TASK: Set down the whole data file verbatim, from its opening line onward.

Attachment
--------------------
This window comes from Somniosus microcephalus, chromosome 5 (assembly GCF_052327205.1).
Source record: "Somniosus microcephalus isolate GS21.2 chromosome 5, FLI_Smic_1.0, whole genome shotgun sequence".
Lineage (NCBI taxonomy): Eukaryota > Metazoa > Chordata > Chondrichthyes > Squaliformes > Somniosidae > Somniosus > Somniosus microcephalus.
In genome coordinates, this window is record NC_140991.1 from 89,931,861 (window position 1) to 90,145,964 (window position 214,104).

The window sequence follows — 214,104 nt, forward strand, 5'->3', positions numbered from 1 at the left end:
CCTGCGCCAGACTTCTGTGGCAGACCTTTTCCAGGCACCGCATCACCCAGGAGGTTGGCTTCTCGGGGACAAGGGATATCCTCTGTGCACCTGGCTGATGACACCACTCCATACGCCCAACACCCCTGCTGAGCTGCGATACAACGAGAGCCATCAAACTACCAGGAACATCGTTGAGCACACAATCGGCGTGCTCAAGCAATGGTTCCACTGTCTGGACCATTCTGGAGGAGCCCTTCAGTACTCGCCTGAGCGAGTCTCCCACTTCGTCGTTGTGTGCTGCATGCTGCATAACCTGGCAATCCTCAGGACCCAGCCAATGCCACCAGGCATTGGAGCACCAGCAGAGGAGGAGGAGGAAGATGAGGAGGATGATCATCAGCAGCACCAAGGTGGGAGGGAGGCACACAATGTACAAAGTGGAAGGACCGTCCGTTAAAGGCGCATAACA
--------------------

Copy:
This window comes from Somniosus microcephalus, chromosome 5 (assembly GCF_052327205.1).
Source record: "Somniosus microcephalus isolate GS21.2 chromosome 5, FLI_Smic_1.0, whole genome shotgun sequence".
Lineage (NCBI taxonomy): Eukaryota > Metazoa > Chordata > Chondrichthyes > Squaliformes > Somniosidae > Somniosus > Somniosus microcephalus.
In genome coordinates, this window is record NC_140991.1 from 89,931,861 (window position 1) to 90,145,964 (window position 214,104).

The window sequence follows — 214,104 nt, forward strand, 5'->3', positions numbered from 1 at the left end:
CCTGCGCCAGACTTCTGTGGCAGACCTTTTCCAGGCACCGCATCACCCAGGAGGTTGGCTTCTCGGGGACAAGGGATATCCTCTGTGCACCTGGCTGATGACACCACTCCATACGCCCAACACCCCTGCTGAGCTGCGATACAACGAGAGCCATCAAACTACCAGGAACATCGTTGAGCACACAATCGGCGTGCTCAAGCAATGGTTCCACTGTCTGGACCATTCTGGAGGAGCCCTTCAGTACTCGCCTGAGCGAGTCTCCCACTTCGTCGTTGTGTGCTGCATGCTGCATAACCTGGCAATCCTCAGGACCCAGCCAATGCCACCAGGCATTGGAGCACCAGCAGAGGAGGAGGAGGAAGATGAGGAGGATGATCATCAGCAGCACCAAGGTGGGAGGGAGGCACACAATGTACAAAGTGGAAGGACCGTCCGTTAAAGGCGCATAACA